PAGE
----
Researchers unravel how the 'guardian of our genome' works6 April 2021• PRESSRELEASE
LUMC scientists have discovered how certain proteins ensure that mistakes made in DNA during replication are repaired. They have used cryo-electron microscopy to make the MutS protein, also known as the guardian of our genome, visible. This enabled them to discover how this single protein is able to coordinate this essential DNA repair process from beginning to end. The results have been published in the scientific journal Nature Stucture and Molecular Biology.
"Cells divide continuously, that is the basis of all life on earth. In order to divide, the cells must first replicate their DNA," explains Meindert Lamers, associate professor at the Department of Cell and Chemical Biology. The protein DNA polymerase is responsible for this. "This protein builds a new DNA strand along the already existing one. Despite the fact that DNA polymerase works very precisely, some mistakes still slip through."
It is essential that these errors are repaired, since they may lead to the development of cancer. Fortunately, DNA polymerase has its own eraser, an exonuclease. In an earlier publication in Nature Communications, Lamers and colleagues describe how the DNA strand in which the error is made, can move from the DNA polymerase to the exonuclease without getting lost. Lamers: "There is a well-defined highway between these two proteins through which errors can be quickly repaired."
Unfortunately, this protein cannot erase all errors. "Nature has come up with a solution to this problem", says Lamers, "the protein MutS searches for a needle in a haystack. It scans the copied DNA for errors that occur once in a million DNA letters. MutS is not only involved in detecting errors, but also in initiating and ending the repair of the mutation." Until now, it was unclear how one protein could coordinate so many different processes.
The researchers explain this in their most recent publication. "We were able to make the protein MutS visible with an advanced electron microscope whereby proteins are frozen. This allowed us to study the protein from different angles and to use computer models to create a 3D structure that helped us to determine its molecular composition. As a result, we discovered that the protein can take on many different forms. This molecular acrobatics enables the protein to attract multiple proteins and thus coordinate the entire DNA repair process."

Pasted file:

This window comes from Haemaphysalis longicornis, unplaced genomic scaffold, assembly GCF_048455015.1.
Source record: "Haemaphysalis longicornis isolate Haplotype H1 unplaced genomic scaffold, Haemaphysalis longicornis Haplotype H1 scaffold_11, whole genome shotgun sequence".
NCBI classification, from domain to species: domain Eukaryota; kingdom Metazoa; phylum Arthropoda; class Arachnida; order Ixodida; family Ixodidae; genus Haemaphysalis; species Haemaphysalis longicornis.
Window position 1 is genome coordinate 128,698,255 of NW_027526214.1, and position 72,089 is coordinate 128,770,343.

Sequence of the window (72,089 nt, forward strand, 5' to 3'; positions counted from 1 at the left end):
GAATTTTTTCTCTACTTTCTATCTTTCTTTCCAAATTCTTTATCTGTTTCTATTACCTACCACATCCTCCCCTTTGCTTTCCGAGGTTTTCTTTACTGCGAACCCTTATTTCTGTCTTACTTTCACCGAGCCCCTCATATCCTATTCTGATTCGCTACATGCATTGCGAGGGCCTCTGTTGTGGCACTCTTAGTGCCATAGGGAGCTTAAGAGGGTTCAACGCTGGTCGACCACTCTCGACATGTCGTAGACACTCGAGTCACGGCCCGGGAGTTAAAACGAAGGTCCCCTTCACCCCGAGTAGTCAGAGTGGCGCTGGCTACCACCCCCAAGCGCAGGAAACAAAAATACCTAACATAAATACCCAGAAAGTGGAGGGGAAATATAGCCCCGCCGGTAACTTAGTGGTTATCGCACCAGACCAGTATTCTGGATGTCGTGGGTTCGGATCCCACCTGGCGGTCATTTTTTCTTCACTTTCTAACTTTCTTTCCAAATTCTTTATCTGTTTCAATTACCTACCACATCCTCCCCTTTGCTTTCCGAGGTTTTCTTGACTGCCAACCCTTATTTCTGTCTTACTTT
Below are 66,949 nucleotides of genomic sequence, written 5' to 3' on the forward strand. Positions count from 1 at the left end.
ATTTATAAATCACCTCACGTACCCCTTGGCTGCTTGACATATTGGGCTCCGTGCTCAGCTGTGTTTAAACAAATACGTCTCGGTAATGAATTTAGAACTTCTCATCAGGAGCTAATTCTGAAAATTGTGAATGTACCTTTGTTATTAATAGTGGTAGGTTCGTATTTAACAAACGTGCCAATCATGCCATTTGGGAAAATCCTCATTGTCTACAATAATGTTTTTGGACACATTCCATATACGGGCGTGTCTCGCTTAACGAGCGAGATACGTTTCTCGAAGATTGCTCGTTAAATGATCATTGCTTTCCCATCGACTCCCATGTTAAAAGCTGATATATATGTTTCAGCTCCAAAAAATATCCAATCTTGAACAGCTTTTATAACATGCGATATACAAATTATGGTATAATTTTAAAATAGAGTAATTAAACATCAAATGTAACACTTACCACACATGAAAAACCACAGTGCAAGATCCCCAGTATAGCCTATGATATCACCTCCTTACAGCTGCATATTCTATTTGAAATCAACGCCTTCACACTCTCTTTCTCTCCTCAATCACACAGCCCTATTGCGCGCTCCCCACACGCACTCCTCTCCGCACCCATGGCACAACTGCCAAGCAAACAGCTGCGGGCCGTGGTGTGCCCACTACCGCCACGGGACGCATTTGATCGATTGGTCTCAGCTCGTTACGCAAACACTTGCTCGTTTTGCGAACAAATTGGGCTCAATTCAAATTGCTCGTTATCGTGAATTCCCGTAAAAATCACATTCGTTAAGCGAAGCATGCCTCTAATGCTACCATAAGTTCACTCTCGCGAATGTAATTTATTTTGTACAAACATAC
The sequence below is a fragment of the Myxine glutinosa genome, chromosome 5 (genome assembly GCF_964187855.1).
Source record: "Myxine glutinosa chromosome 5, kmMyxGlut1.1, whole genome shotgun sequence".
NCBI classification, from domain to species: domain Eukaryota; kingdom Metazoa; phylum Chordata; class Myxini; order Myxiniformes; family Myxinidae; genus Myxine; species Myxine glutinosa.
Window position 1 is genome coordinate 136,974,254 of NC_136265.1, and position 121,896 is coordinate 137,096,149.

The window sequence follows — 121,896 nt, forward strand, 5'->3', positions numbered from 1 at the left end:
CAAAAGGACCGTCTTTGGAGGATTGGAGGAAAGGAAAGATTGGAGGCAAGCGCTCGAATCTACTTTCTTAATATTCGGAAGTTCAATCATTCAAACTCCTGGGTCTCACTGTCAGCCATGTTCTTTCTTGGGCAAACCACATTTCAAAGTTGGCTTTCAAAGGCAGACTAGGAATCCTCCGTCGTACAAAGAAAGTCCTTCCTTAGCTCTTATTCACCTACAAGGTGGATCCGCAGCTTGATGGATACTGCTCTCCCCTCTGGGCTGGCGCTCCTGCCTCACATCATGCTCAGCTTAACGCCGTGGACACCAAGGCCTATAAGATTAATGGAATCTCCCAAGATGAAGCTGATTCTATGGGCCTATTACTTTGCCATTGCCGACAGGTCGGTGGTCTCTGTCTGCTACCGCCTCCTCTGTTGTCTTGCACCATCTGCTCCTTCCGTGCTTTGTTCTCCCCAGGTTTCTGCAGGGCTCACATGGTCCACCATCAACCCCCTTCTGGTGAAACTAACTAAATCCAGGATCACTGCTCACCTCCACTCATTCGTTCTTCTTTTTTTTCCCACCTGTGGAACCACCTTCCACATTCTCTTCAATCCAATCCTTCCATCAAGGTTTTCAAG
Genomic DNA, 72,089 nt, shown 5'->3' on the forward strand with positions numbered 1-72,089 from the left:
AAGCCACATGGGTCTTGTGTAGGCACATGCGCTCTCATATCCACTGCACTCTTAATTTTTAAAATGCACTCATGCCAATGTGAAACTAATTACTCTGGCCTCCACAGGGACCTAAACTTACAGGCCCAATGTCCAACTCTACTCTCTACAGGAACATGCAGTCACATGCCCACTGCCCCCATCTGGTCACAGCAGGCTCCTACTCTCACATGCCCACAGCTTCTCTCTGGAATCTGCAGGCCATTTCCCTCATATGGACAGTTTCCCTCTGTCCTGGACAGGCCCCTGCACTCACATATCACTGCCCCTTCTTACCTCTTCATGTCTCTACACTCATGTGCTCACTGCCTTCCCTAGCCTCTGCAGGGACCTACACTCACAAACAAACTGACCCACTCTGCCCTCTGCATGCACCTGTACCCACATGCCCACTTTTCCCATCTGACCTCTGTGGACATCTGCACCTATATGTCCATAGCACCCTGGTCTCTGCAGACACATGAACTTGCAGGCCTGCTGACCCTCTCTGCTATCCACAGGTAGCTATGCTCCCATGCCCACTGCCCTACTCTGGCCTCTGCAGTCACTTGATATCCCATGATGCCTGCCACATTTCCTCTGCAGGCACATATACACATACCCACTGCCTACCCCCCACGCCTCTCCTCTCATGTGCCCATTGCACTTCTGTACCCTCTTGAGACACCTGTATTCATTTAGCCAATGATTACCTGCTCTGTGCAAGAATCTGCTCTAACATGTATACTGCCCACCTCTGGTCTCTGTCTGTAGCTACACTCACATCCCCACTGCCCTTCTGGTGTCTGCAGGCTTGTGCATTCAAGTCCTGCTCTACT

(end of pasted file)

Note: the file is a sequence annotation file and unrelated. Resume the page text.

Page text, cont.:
Left: a modern electron microscope. Centre: image from an electron microscope in which the individual MutS protein molecules are visible. Right: Two MutS proteins together form a pair that encloses the DNA (black) and looks for errors.
For this study, Lamers collaborated with Rafael Fernandez-Leiro of the Spanish cancer institute CNIO and professor Titia Sixma of the Netherlands Cancer Institute. The researchers emphasise that unravelling these protein structures is only possible due to the enormous technological developments in electron microscopy in recent years. Lamers: "During my PhD, we identified the first structure that MutS could adopt. Then, it took us 20 years to visualise the other three structures."
Essence of life
According to Lamers, it is very important to understand the repair process of our DNA in detail. "The process of making a copy of the DNA for the next generation of cells is the same for every living creature on earth." According to Lamers, this fundamental knowledge about how DNA polymerase, the exonuclease, and the MutS protein work, contributes to a better understanding of how innate changes in one of these proteins lead to frequent mutations and therefore an increased risk of cancer. This is the case, for example, in Lynch syndrome and endometrial cancer.